Carey Mulligan: In the driving seat

What's a nice girl like Carey Mulligan doing in a violent crime movie like Drive? Des Sampson asks her.

After her breakthrough performance in An Education, which earned her a best actress Oscar nomination and Bafta award, Carey Mulligan was likened to Audrey Hepburn and hailed as one of the best British actresses in a generation. Her assured performances in Never Let Me Go and Wall Street: Money Never Sleeps, as the estranged daughter of Gordon "greed-is-good" Gekko, further cemented her credentials.

However, despite the plaudits, there's nothing remotely starry or affected about Mulligan. Instead, she's refreshingly down-to-earth and dismissive of the attention and expectation that have been piled upon her.

"I think anyone who comes from a country that's very patriotic and is lucky enough to be successful finds themselves labelled as the 'next, great British' whatever," suggests Mulligan, shrugging her shoulders. "We seemingly always want to champion people, or put them in a box. Sometimes that can be flattering, but it doesn't really mean anything - it's not something of substance - so it's really not a consideration for me.

"There's certainly no pressure because of it: I don't wake up, having the motivation to become the 'best actor' of my generation'," she snorts. "I think that sort of ambition should be reserved for athletes - for Olympians - rather than actors."

Instead, she readily admits that her day-to-day life hasn't really changed since An Education, despite the ensuing press, publicity and countless ceremonies she attended in the wake of its success. "When you're part of that award season it does make you feel like something's happening, but it's all just an illusion," she stresses.

"Things happen in short spurts, but then your life goes back to being normal. In the long term, nothing alters because of it. It's not as if I suddenly started getting a lot more parts. Actually, I didn't work for almost a year after the Oscars.

"That was partly my choice, because I was looking for something different from the parts I'd done," explains Mulligan. "But everything just seemed to be variations on the characters I'd already played in An Education, Never Let Me Go or Wall Street, so I decided to stop until I found something that made me want to work again.

"It's about trying to keep myself interested, trying to do different things, rather than repeating myself," she clarifies.

"That's the only way I want to work now: I want to feel out of my depth; I want to be terrified by the parts I take on because if I know exactly what I'm going to be doing, then that's not really exciting or challenging."

Mulligan's sabbatical saw her watching a stash of films. Among them was Valhalla, by Danish director, Nicolas Winding Refn.

"It was brilliant, so I emailed my agent and said 'that's the type of film I want to be in. Can you please find me someone like Nicolas Winding Refn to work with?' My agent called me straight back and said he actually had a new script from Nicolas, called Drive, with a character that might work for me, even though she's an older, Latino woman, and suggested I talk to him."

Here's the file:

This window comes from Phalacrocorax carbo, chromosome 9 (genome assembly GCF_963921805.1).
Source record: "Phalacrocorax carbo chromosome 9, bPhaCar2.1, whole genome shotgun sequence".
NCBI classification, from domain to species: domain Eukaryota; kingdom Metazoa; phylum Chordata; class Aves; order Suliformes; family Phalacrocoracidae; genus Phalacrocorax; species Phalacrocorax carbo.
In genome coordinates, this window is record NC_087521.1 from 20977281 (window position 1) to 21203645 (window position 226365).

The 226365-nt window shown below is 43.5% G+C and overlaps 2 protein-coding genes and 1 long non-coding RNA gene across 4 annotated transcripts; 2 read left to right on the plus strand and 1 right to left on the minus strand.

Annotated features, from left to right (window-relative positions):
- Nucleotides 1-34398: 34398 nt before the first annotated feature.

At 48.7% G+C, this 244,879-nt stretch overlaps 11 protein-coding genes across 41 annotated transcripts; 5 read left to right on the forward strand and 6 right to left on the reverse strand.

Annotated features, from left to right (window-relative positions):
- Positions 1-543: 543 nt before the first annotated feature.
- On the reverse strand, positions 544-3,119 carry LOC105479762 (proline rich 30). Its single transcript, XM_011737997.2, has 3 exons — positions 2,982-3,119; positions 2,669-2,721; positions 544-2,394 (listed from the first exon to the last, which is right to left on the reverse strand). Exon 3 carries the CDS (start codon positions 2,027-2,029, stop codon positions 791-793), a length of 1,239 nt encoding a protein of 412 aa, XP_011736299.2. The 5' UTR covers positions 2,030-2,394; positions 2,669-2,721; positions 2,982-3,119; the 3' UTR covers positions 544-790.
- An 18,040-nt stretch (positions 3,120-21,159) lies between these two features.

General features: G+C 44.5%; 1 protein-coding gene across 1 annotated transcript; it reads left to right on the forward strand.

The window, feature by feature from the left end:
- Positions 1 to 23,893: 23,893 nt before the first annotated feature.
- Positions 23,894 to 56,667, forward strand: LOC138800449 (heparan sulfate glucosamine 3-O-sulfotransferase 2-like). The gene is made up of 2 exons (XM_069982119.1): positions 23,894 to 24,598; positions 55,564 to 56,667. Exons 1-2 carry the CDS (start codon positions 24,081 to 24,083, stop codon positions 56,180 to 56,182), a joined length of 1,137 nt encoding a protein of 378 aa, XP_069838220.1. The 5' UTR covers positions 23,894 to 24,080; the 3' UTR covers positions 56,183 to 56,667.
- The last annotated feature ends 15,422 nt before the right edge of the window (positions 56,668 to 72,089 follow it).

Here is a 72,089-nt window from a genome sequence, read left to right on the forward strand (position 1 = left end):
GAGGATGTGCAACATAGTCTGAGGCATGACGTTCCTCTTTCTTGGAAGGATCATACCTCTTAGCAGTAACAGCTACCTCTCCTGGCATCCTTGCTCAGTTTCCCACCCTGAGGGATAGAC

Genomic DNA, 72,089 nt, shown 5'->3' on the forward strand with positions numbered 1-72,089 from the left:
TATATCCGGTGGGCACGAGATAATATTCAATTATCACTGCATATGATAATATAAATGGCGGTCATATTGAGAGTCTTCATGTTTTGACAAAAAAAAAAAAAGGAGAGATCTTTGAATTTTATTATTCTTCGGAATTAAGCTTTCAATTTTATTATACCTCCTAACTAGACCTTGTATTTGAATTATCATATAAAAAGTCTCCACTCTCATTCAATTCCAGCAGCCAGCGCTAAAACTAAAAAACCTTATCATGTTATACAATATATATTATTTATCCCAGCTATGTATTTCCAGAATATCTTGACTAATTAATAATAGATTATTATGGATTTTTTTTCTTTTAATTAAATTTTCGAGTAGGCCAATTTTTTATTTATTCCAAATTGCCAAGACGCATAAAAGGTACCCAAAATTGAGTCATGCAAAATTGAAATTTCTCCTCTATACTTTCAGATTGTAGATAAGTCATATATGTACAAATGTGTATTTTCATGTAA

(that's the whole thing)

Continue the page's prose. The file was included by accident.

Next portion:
Mulligan dutifully trekked across town to meet with Refn. But, before she'd had a chance to utter a single word, she thought she'd blown her chance because his reception wasn't as warm or welcoming as she'd hoped.

"I'd met him before, in Melbourne, when we were both doing some press there, so we kind of knew each other," she explains. "But when I went to his house to meet him and walked in he just turned round, glanced at me and then turned away and said; 'Ah, you were much fatter before.' I thought; 'Oh, that's that then,' because he didn't seem very interested."

But she was wrong. Instead, Refn was so impressed by her passion for the project that he completely rewrote the role of Irene, in Drive, to accommodate Mulligan, casting her as the love interest of Ryan Gosling, after witnessing the chemistry between them during a read-through.

It's easy to see why. The pair smoulder in their scenes together in Drive, with their budding romance providing a foil to the gruesome violence by Gosling's character - a Hollywood stunt driver, who freelances as a getaway wheelman.

"Ryan and I had never met before, but the moment we did I just knew it was going to be fine. We had such a great time working together," Mulligan enthuses. "Even when we weren't working, we just hung out with each other at Nicolas' house and watched some [film] scenes together.

"To be honest, I had way too much fun on this film. It was ridiculous," she sniggers. "I think it's because I hadn't worked in a really long time, so I just wanted to be on set every day. I was like the most enthusiastic kid at school, who always turns up early. Even on days I wasn't filming, I'd make carrot cake for everyone and take it in.

"It really felt like one big happy family, hanging out with all the gangster boys, like Ron Perlman, Albert Brooks and Bryan Cranston," she grins. "They have a collection of anecdotes you'd never believe and are just the kindest men."

Not that you'd sense it from the thuggish roles they play in Drive, or the brutal, bloody murders they commit and the gratuitous, gruesome violence they indulge in.

"It is a pretty brutal film in places. It would probably put me off my breakfast, if I had to watch it in the morning," Mulligan concedes, chuckling. "Luckily I'm not that squeamish - I don't mind blood and guts - although even I recognise that having your eye gouged-out by a fork would be terrifying."

LOWDOWN

Who: Carey Mulligan

What: Drive

When: Opens at cinemas on November 3

- TimeOut

- NZ Herald

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